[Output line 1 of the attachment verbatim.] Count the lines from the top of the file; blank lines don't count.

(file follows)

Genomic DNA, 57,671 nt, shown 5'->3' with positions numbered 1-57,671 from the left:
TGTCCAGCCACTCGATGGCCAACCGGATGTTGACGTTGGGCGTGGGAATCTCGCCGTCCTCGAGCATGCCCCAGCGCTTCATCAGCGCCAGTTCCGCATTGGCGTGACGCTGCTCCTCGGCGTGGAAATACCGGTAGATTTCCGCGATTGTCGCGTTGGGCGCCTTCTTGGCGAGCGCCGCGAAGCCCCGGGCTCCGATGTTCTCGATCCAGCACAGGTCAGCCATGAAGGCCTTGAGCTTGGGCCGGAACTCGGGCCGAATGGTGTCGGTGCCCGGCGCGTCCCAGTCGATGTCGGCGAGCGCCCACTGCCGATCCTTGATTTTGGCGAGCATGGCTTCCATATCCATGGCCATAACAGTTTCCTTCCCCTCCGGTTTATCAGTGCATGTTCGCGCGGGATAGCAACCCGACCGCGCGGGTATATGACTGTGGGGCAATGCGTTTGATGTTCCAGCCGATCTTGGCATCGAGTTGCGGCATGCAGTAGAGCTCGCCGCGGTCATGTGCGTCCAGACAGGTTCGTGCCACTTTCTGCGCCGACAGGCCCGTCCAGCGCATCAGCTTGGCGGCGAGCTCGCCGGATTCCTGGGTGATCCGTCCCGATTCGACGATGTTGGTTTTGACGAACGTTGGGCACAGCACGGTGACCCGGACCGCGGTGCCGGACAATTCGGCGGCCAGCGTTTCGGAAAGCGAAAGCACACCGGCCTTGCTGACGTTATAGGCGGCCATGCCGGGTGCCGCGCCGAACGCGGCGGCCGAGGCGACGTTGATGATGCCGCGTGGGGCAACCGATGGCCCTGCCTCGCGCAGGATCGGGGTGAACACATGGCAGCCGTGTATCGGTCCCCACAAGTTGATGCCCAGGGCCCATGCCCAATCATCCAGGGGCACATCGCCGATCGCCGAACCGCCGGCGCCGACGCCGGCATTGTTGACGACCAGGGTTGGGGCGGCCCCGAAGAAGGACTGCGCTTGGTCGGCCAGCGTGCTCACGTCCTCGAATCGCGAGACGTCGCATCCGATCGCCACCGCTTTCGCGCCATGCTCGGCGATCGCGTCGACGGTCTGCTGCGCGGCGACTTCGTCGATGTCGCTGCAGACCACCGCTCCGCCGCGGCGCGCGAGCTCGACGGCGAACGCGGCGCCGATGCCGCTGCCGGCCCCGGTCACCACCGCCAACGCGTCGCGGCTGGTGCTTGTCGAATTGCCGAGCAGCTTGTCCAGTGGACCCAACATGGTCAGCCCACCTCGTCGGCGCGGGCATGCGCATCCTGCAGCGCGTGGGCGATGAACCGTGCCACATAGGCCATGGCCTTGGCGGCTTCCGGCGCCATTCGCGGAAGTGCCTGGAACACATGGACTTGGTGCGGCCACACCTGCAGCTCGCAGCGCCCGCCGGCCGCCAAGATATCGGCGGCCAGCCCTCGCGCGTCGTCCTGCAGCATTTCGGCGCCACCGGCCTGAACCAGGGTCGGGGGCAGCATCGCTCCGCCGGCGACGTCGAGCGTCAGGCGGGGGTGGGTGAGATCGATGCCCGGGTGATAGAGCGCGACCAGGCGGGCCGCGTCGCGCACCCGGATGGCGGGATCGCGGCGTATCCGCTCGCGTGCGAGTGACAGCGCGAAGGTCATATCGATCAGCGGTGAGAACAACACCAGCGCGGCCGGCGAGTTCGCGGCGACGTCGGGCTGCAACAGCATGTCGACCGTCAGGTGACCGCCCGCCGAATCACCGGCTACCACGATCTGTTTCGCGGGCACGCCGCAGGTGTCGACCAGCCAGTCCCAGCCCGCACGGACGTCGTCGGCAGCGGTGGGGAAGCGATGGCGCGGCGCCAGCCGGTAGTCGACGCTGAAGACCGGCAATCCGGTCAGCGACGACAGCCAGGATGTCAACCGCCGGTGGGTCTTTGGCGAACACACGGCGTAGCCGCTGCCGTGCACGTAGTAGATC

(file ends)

Genomic DNA, 57,671 nt, shown 5'->3' with positions numbered 1-57,671 from the left: